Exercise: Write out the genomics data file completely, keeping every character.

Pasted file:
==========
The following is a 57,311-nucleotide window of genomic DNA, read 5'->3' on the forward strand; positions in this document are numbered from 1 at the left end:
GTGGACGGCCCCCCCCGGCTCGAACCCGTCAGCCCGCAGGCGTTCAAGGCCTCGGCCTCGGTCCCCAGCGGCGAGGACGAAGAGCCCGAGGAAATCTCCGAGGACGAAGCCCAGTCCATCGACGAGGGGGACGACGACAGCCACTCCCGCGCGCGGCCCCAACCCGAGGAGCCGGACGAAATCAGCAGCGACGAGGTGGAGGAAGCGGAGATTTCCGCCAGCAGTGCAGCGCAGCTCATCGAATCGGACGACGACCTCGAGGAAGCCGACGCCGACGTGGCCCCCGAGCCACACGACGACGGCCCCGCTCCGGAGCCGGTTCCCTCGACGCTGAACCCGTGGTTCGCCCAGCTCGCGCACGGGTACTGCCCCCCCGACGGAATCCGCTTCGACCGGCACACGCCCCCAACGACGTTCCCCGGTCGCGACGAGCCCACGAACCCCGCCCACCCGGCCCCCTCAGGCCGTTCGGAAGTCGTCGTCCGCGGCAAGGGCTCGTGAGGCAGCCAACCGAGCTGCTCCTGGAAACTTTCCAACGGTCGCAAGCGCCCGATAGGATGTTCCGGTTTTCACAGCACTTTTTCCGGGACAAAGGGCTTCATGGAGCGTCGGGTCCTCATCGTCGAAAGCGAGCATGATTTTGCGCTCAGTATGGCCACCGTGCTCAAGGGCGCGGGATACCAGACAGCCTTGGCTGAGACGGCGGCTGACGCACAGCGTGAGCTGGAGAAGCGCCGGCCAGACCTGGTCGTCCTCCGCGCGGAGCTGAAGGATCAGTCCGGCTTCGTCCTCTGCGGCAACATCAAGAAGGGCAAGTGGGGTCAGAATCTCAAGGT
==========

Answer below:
The following is a 57,311-nucleotide window of genomic DNA, read 5'->3' on the forward strand; positions in this document are numbered from 1 at the left end:
GTGGACGGCCCCCCCCGGCTCGAACCCGTCAGCCCGCAGGCGTTCAAGGCCTCGGCCTCGGTCCCCAGCGGCGAGGACGAAGAGCCCGAGGAAATCTCCGAGGACGAAGCCCAGTCCATCGACGAGGGGGACGACGACAGCCACTCCCGCGCGCGGCCCCAACCCGAGGAGCCGGACGAAATCAGCAGCGACGAGGTGGAGGAAGCGGAGATTTCCGCCAGCAGTGCAGCGCAGCTCATCGAATCGGACGACGACCTCGAGGAAGCCGACGCCGACGTGGCCCCCGAGCCACACGACGACGGCCCCGCTCCGGAGCCGGTTCCCTCGACGCTGAACCCGTGGTTCGCCCAGCTCGCGCACGGGTACTGCCCCCCCGACGGAATCCGCTTCGACCGGCACACGCCCCCAACGACGTTCCCCGGTCGCGACGAGCCCACGAACCCCGCCCACCCGGCCCCCTCAGGCCGTTCGGAAGTCGTCGTCCGCGGCAAGGGCTCGTGAGGCAGCCAACCGAGCTGCTCCTGGAAACTTTCCAACGGTCGCAAGCGCCCGATAGGATGTTCCGGTTTTCACAGCACTTTTTCCGGGACAAAGGGCTTCATGGAGCGTCGGGTCCTCATCGTCGAAAGCGAGCATGATTTTGCGCTCAGTATGGCCACCGTGCTCAAGGGCGCGGGATACCAGACAGCCTTGGCTGAGACGGCGGCTGACGCACAGCGTGAGCTGGAGAAGCGCCGGCCAGACCTGGTCGTCCTCCGCGCGGAGCTGAAGGATCAGTCCGGCTTCGTCCTCTGCGGCAACATCAAGAAGGGCAAGTGGGGTCAGAATCTCAAGGT